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\title{\sc Math 31 -- Homework 5 \framebox{Solutions!}}
\author{due \textbf{Friday, August 4}}
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\textbf{Instructions:} This assignment is due at the \emph{beginning} of class. Staple your work together (do not just fold over the corner). Please write the questions in the correct order. If I cannot read your handwriting, you won't receive full credit.
\begin{enumerate}
\item (10.8) Let $G$ be a group of order $p^2$, where $p$ is a prime. Show that $G$ must have a subgroup of order $p$.
\textbf{Proof:} Let $G$ be a group of order $p^2$ for a prime $p$. Let $x$ be a non-identity element. By Theorem 10.4, the possible orders of $x$ are only $p$ and $p^2$. If $o(x) = p$, then $\langle x \rangle$ is a subgroup of order $p$. So, in this case we are done. Otherwise $o(x) = p^2$.
If $o(x) = p^2$ then we know that $\langle x \rangle = G$, i.e., $G$ is cyclic with $x$ as a generator. It must follow then that $o(x^p) = p$, and $\langle x^p \rangle$ is a subgroup of $G$ of order $p^2/p = p$. \hfill $\square$
\hrulefill
\item (10.21) Prove that every group of order $77$ has an element of order $7$ and an element of order $11$.
\textbf{Proof:} Let $G$ be a group of order $77$ and let $x$ be a non-identity element. As $77 = 7 \cdot 11$ and both $7$ and $11$ are prime, the only possible orders of $x$ are $7$, $11$, and $77$.
If $G$ has an element $g$ of order $77$, then $G = \langle g \rangle$, and by Theorems from Chapter 4 it follows that $o(g^7) = 11$ and $o(g^{11}) = 7$, proving the result. Hence, we can now assume that every non-identity element of $G$ has order $7$ or $11$.
Suppose now toward a contradiction that $G$ has no element of order $7$, so that all elements of $G$ have only orders $1$ and $11$. We will show this is not possible. Any two non-trivial proper subgroups of $G$ have order $11$, and if they are not the same subgroup then their intersection is only $\{e\}$. This implies we can write $G$ as the union of a list of subgroups
\[
G = H_1 \cup H_2 \cup \cdots \cup H_k,
\]
such that $|H_i| = 11$ for all $i$, and $H_i \cap H_j = \{e\}$ for all $i \neq j$. If this is the case, then the size of $G$ can be computed as
\[
|G| = 1 + 10k,
\]
where the $1$ counts the identity element and $10k$ counts the ten non-identity elements in each subgroup, which must be different from those in the other subgroups. But, $77$ does not have the form $1 + 10k$. So this is not possible. It thus follows that $G$ does have an element of order $7$.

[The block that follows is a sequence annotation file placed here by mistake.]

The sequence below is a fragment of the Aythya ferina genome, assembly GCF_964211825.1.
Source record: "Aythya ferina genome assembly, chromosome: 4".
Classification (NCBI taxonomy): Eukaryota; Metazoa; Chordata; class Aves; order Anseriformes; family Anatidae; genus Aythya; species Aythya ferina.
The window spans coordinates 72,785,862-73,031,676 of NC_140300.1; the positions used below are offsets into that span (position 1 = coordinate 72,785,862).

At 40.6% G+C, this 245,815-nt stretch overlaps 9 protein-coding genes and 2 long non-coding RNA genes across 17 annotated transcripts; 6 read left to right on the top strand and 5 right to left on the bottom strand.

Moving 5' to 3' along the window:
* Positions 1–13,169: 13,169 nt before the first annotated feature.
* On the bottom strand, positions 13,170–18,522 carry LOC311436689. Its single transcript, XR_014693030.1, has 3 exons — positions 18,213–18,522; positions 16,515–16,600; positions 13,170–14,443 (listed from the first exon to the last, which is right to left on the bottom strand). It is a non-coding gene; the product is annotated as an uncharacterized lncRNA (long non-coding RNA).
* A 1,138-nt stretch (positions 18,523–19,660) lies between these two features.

To see that $G$ also has an element of order $11$, assume again by contradiction that it does not. The same line of reasoning leads to the statement that
\[
77 = 1 + 6k
\]
for some integer $k$, which is not possible. \hfill $\square$
\hrulefill
\item (11.29) Show that if $G/Z(G)$ is cyclic then $G$ is abelian.
\textbf{Proof:} Let $G$ be a group and suppose that $G/Z(G)$ is cyclic. The elements of $G/Z(G)$ are right cosets of the form $Z(G)g$, for $g \in G$. If $G/Z(G)$ is cyclic, then there exists an element $Z(G)x \in G/Z(G)$ such that
\[
G/Z(G) = \langle Z(G)x \rangle.
\]
Note that by the definition of the operation on quotient groups,
\[
(Z(G)x)^i = Z(G)x^i,
\]
and so we can write that
\[
G/Z(G) = \{ Z(G)x^i : i \in \Z \}.
\]
To show that $G$ is abelian, we pick two arbitrary elements $a,b \in G$, and show that $ab = ba$. Consider the right cosets $Z(G)a$ and $Z(G)b$. By our earlier discussion, there exist $m$ and $n$ in $\Z$ such that
\[
Z(G)a = Z(G)x^m \qquad \text{ and } \qquad Z(G)b = Z(G)x^n.
\]
Therefore, we can write
\[
a = z_1x^m \qquad \text{ and } \qquad b = z_2x^n,
\]
where $z_1$ and $z_2$ are some elements of $Z(G)$.
Lastly,
\begin{align*}
ab &= (z_1x^m)(z_2x^n)\\
&= z_1z_2x^{m+n} \tag{because $z_2 \in Z(G)$}\\
&= z_2z_1x^{n+m}\tag{because $z_1,z_2 \in Z(G)$}\\
&= z_2z_1x^nx^m\\
&= (z_2x^n)(z_1x^m)\tag{because $z_1 \in Z(G)$}\\
&= ba.
\end{align*}
\hfill $\square$
\hrulefill
\item (11.16) Show that $(\Q,+)/(\Z,+)$ is an infinite group every element of which has finite order.
\textbf{Proof:} Let $G = (\Q,+)/(\Z,+)$. For ease of notation, we abbreviate $(\Q,+)$ and $(\Z,+)$ as $\Q$ and $\Z$. The elements of $G$ are right cosets of the form
\[
G = \left\{\Z + \frac{a}{b} \;:\; \frac{a}{b} \in \Q\right\}.
\]
So, we see that two right cosets $\Z + a/b$ and $\Z + c/d$ are the same if and only if $a/b$ and $c/d$ differ by an integer.
This allows us to list the distinct cosets in $\Q/Z$:
\[
G = \left\{\Z + \frac{a}{b} \;:\; \frac{a}{b} \in \Q \cap [0,1) \right\}.
\]
Since there are an infinite number of rational numbers between $0$ and $1$, the group $\Q/\Z$ is infinite.
What is the order of the coset $\Z + a/b$? Suppose that $a/b$ is written in reduced form. Then,
\[
\ell \cdot \left(\Z + \frac{a}{b}\right) = \Z + \left(\ell \cdot \frac{a}{b}\right),
\]
and this equals $\Z + 0$ if and only if $\ell \cdot \frac{a}{b}$ is an integer, which is true if and only if $\ell$ is a multiple of $b$. The smallest positive integer $\ell$ for which this is true is $\ell = b$. Therefore, $o(\Z + a/b) = b$, so long as $a/b$ is written in reduced form. \hfill $\square$
\hrulefill
\end{enumerate}
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